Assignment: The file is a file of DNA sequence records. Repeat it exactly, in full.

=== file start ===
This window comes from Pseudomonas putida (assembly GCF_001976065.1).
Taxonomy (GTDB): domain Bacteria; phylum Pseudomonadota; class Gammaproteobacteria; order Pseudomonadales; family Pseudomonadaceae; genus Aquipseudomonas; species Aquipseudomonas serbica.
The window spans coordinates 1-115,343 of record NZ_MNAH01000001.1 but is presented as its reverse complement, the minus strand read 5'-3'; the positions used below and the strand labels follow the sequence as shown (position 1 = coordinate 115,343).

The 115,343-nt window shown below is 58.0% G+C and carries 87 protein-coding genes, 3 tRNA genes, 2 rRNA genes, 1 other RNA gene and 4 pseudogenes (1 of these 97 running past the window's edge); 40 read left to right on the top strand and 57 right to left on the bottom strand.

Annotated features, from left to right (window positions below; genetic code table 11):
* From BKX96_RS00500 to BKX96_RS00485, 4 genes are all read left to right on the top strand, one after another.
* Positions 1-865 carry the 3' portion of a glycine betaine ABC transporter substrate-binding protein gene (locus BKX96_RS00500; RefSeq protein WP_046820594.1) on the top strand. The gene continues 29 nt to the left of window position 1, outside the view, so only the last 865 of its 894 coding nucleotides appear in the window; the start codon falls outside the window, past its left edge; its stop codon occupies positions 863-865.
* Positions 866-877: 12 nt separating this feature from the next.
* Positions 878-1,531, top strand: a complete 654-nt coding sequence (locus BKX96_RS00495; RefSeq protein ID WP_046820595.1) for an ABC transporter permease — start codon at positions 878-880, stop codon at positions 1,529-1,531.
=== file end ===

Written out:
This window comes from Pseudomonas putida (assembly GCF_001976065.1).
Taxonomy (GTDB): domain Bacteria; phylum Pseudomonadota; class Gammaproteobacteria; order Pseudomonadales; family Pseudomonadaceae; genus Aquipseudomonas; species Aquipseudomonas serbica.
The window spans coordinates 1-115,343 of record NZ_MNAH01000001.1 but is presented as its reverse complement, the minus strand read 5'-3'; the positions used below and the strand labels follow the sequence as shown (position 1 = coordinate 115,343).

The 115,343-nt window shown below is 58.0% G+C and carries 87 protein-coding genes, 3 tRNA genes, 2 rRNA genes, 1 other RNA gene and 4 pseudogenes (1 of these 97 running past the window's edge); 40 read left to right on the top strand and 57 right to left on the bottom strand.

Annotated features, from left to right (window positions below; genetic code table 11):
* From BKX96_RS00500 to BKX96_RS00485, 4 genes are all read left to right on the top strand, one after another.
* Positions 1-865 carry the 3' portion of a glycine betaine ABC transporter substrate-binding protein gene (locus BKX96_RS00500; RefSeq protein WP_046820594.1) on the top strand. The gene continues 29 nt to the left of window position 1, outside the view, so only the last 865 of its 894 coding nucleotides appear in the window; the start codon falls outside the window, past its left edge; its stop codon occupies positions 863-865.
* Positions 866-877: 12 nt separating this feature from the next.
* Positions 878-1,531, top strand: a complete 654-nt coding sequence (locus BKX96_RS00495; RefSeq protein ID WP_046820595.1) for an ABC transporter permease — start codon at positions 878-880, stop codon at positions 1,529-1,531.